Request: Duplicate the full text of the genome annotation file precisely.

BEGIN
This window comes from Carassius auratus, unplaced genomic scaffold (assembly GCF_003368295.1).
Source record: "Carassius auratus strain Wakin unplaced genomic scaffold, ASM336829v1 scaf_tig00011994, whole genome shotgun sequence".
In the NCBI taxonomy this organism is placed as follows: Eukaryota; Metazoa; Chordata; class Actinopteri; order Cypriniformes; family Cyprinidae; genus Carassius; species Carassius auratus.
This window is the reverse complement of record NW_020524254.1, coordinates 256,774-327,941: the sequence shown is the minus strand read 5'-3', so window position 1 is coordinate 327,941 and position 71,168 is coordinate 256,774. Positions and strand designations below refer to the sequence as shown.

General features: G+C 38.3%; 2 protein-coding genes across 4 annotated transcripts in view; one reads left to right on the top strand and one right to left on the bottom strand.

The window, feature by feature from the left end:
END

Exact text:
This window comes from Carassius auratus, unplaced genomic scaffold (assembly GCF_003368295.1).
Source record: "Carassius auratus strain Wakin unplaced genomic scaffold, ASM336829v1 scaf_tig00011994, whole genome shotgun sequence".
In the NCBI taxonomy this organism is placed as follows: Eukaryota; Metazoa; Chordata; class Actinopteri; order Cypriniformes; family Cyprinidae; genus Carassius; species Carassius auratus.
This window is the reverse complement of record NW_020524254.1, coordinates 256,774-327,941: the sequence shown is the minus strand read 5'-3', so window position 1 is coordinate 327,941 and position 71,168 is coordinate 256,774. Positions and strand designations below refer to the sequence as shown.

General features: G+C 38.3%; 2 protein-coding genes across 4 annotated transcripts in view; one reads left to right on the top strand and one right to left on the bottom strand.

The window, feature by feature from the left end: